Scanned image of the page. Keyboard directions: use + to zoom in, - to zoom out, arrow keys to pan inside the viewer.

Page Options


Something wrong?

Something wrong with this page? Report problem.

Rights / Permissions

The University of Michigan Library provides access to these materials for educational and research purposes. These materials may be under copyright. If you decide to use any of these materials, you are responsible for making your own legal assessment and securing any necessary permission. If you have questions about the collection, please contact the Bentley Historical Library at bentley.ref@umich.edu

January 27, 1984 - Image 4

Resource type:
The Detroit Jewish News, 1984-01-27

Disclaimer: Computer generated plain text may have errors. Read more about this.


(USPS 275-520)

Incorporating The Detroit Jewish Chronicle commencing with the issue of July 20, 1951

Copyright © The Jewish News Publishing Co.

Member of American Association of English-Jewish Newspapers, National Editorial Association and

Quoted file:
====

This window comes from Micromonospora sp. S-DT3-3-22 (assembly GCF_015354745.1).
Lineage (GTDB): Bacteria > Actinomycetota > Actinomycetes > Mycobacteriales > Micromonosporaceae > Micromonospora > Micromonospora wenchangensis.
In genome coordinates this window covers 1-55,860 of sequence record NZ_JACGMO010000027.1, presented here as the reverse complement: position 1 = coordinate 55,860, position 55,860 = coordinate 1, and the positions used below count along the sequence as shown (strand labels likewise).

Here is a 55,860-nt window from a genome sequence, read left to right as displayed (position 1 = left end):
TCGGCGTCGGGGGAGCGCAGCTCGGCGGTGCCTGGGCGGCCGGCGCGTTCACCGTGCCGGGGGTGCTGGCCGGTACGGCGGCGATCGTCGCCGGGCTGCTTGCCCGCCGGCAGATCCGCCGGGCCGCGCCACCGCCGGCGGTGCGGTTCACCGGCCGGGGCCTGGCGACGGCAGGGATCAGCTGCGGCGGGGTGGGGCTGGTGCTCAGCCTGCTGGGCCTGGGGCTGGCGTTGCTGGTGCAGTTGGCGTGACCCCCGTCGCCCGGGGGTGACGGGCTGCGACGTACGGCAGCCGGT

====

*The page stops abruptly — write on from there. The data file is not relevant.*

National Newspaper Association and its Capital Club.
Published each Friday by The Jewish News Publishing Co., 17515 W. Nine Mile, Suite 865, Southfield, MI 48075-4491
Postmaster: Send address changes to The Jewish News, 17515 W. Nine Mile, Suite 865, Southfield, MI 48075-4491
Second-Class Postage Paid at Southfield, Michigan and Additional Mailing Offices. Subscription $18 a year.

Editor and Publisher

News Editor


Business Manager

Associate News Editor

Advertising Manager

Sabbath Scriptural Selections

This Sabbath, the 24th day of Shevat, 5744, the following scriptural seleCtions will be read in our synagogues:

Pentateuchal portion, Exodus 21:1-24:18.
Prophetical portion, Jeremiah 34:8-22, 33:25-26.

Feb. 3, Rosh Hodesh Adar I, Numbers 28:1-15
Candlelighting, Friday, Jan. 27, 5:25 p.m.